After a week in New York, it was on to Chicago and dinner with Tasha (of ByGumByGolly) and her lovely partner Mel.

We were really lucky to catch them before they flew to Dublin the next day.
They're such a sweet couple, I hope one day they'll make it down under so we can return the hospitality.

If we thought New York was cold, Chicago was freeeeeeezzzing.

This time we did a few of the walking tours around Chicago run by the Architecture Foundation - highly recommended, and don't forget comfortable shoes and warm gloves.

Donut store, near Damen Station

After bidding Chicago a fond farewell, we had a few days resting (and shopping) in Los Angeles - specifically the Queen Mary in Long Beach!

Did you know you can stay on it? Jakk loves ships, and we both love Art Deco, so it seemed the logical choice instead of staying in a boring old hotel.

A word on the Queen Mary.
It's historic, it's art deco - but don't expect it to be pristine or look like the photos online. I was a bit suprised at the 'shabby' feel to some parts, but acknowledge that it must cost a fortune to look after.

The staff were very amusing - some were extremely helpful and lovely, and others were so surly it made me think of Fawlty Towers.

We would stay there again, but forwarned is forearmed.

Our main reason for being in LA was for shopping, and I finally got to visit the Miss L Fire Hollywood store. As you can tell, I was pretty excited!

And yes, we did have to buy an extra suitcase to get everything home!

As always, the vintage shopping in the USA is generally plentiful and cheap, so here's my Vintage Stores Round Up (in order of amazing) of stores we liked:

New York
Bop Kat Vintage, 117 Union St Brooklyn. The best in NY for affordable vintage, and my pick if I could only visit one store.
Union Max, 110 Union St Brooklyn. Jewellery, bakelite, clothing.
Cobblestones, 314 E9th St, East Village
No Relation Vintage, 204 1st Ave East Village. You need to search through everything, but pre-1960s treasures are hiding here.
Williamsburg Flea, 50 Kent Ave, Brooklyn.
Junk, 197 N 9th St Brooklyn. Mainly junk (literally) but I did find a 1940's leopard trimmed coat here for cheap.

Chicago - all of Chicago is awesome!
Vintage Underground, 1834 W North Ave (Wicker Park). My pick for range and price, mainly clothing and accessories.
Store B, 1472 N Milwaukee Ave (Wicker Park)
Lazy Dog Antique Store, 1903 W Belmont Ave
Belmont Army Vintage, 844 W Belmont Ave. Hipster paradise, but there are some gems if you look hard.
Knee Deep Vintage, 1425 W 18th St (Pilsen). Go straight to the back room for the good stuff.
Comet Vintage, 1320 W 18th St (Pilsen)
Market Supply Company, 1747 S Halstead St (Pilsen), Dethrose Vintage's brick and mortar store

LA/Long Beach
SLOW, 7474 Melrose Ave, Fairfax
4th St, Long Beach. Everything is fabulous!
Long Beach Antique Market, 4901 E Contant St

Well, sadly that's our last big holiday for a couple of years.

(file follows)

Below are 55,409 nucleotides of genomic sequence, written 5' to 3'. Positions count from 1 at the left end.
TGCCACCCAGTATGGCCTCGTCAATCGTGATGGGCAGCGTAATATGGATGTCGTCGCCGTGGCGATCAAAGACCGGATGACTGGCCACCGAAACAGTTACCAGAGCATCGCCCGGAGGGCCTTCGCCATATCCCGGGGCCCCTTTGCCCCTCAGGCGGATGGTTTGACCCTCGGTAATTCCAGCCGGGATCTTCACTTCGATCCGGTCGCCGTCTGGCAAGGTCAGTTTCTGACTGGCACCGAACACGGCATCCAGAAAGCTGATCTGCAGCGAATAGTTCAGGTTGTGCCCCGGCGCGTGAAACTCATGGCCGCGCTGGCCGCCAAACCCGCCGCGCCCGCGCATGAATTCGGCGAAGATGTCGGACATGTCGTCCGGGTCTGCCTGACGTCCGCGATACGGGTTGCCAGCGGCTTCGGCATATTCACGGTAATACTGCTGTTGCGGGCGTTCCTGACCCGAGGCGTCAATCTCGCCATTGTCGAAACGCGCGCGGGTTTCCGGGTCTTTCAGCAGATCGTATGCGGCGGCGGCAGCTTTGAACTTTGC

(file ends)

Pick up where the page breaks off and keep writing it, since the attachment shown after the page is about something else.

I hope you enjoyed sharing our travels, and I'll be back to my normal posts very soon.


Thursday, May 15, 2014

Holiday round up - Viva Las Vegas

How much do we love Viva Las Vegas?

We had such a great time this year, so much that we are planning on coming back in 2016. As always, the music and dancing was out of control...

Aussie bands - Scotty Baker, with Pat Capocci

Don't forget to pop down to the pool party at least once! (Pink hair was very popular this year)

Service Pug! He even had little ear muffs to protect his ears from the noise.
Try not to get sunburnt at the car show...

Or crushed in the crowds waiting for the vendor rooms to open...
Make sure you get a good seat for the Charles Pheonix Retro Slideshow...

And you may need an extra bag to get everything you bought home!

This year, we ticked another item off the bucket list - a vist to the Neon Boneyard, where old neon signs retire to be admired.

I admit I was initially surprised how small the boneyard was - but they have it laid out really well to pack as much in as they can.

One of the highlights of Viva is getting to meet people from all over the world, and I was lucky enough to finally meet two of my favourite bloggers in real life:
Desiree, from Pop-o-matic Deluxe (who has some great photos from Viva). She had the best shoes on every time I saw her.

Excuse my tired face, it was 12am and I had been dancing for 6 hours!
and Laurence, from Lost in the 1950s. Every time I bumped into Laurence (and her husband Sylvain) they were so beautifully dressed, it was amazing. I can confirm, she looks impeccable on her blog AND in real life too. 
miss l fire shoes 1940s 1950s viva las vegas 2014 vlv vintage retro
And of course, we would be the first customers at the Miss L Fire stall early Saturday morning (with dark sunglasses to hide our sleepy eyes from the night before).
I think I forgot to list a tip for Vegas - their tap water is horrible! Ugh!
We ended up taking the free shuttle to the The Strip, and walking to the Miracle Mile Shops (when you see Sephora, that's the place). There's an ABC Store (like a 7Eleven) inside that sells water in gallon bottles for a few dollars.
Well, that's Viva over for another year and I hope you were able to get a taste of what it's like from my photos. Stay tuned for some more holiday snaps coming soon, included meeting up with Tasha from By Gum By Golly and staying on the Queen Mary!